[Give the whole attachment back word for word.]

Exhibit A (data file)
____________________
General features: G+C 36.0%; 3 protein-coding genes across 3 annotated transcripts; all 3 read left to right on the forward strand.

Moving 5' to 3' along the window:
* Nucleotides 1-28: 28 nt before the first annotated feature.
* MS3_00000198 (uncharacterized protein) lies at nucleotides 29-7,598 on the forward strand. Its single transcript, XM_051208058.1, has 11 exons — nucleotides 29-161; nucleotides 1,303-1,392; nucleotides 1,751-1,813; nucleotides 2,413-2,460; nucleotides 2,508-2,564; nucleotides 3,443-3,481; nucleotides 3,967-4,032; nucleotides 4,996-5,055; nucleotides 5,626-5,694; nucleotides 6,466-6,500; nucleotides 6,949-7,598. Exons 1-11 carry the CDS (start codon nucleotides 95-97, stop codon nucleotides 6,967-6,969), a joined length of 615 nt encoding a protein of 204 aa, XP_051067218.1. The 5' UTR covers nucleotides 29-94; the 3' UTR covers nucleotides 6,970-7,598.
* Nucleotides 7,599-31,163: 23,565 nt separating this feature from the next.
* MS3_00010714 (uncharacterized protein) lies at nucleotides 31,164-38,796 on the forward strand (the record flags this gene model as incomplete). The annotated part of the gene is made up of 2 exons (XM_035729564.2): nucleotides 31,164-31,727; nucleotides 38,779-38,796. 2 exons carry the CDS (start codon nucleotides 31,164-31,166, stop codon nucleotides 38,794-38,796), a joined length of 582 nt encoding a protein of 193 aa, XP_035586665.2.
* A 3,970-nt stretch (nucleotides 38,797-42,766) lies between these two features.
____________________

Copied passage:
General features: G+C 36.0%; 3 protein-coding genes across 3 annotated transcripts; all 3 read left to right on the forward strand.

Moving 5' to 3' along the window:
* Nucleotides 1-28: 28 nt before the first annotated feature.
* MS3_00000198 (uncharacterized protein) lies at nucleotides 29-7,598 on the forward strand. Its single transcript, XM_051208058.1, has 11 exons — nucleotides 29-161; nucleotides 1,303-1,392; nucleotides 1,751-1,813; nucleotides 2,413-2,460; nucleotides 2,508-2,564; nucleotides 3,443-3,481; nucleotides 3,967-4,032; nucleotides 4,996-5,055; nucleotides 5,626-5,694; nucleotides 6,466-6,500; nucleotides 6,949-7,598. Exons 1-11 carry the CDS (start codon nucleotides 95-97, stop codon nucleotides 6,967-6,969), a joined length of 615 nt encoding a protein of 204 aa, XP_051067218.1. The 5' UTR covers nucleotides 29-94; the 3' UTR covers nucleotides 6,970-7,598.
* Nucleotides 7,599-31,163: 23,565 nt separating this feature from the next.
* MS3_00010714 (uncharacterized protein) lies at nucleotides 31,164-38,796 on the forward strand (the record flags this gene model as incomplete). The annotated part of the gene is made up of 2 exons (XM_035729564.2): nucleotides 31,164-31,727; nucleotides 38,779-38,796. 2 exons carry the CDS (start codon nucleotides 31,164-31,166, stop codon nucleotides 38,794-38,796), a joined length of 582 nt encoding a protein of 193 aa, XP_035586665.2.
* A 3,970-nt stretch (nucleotides 38,797-42,766) lies between these two features.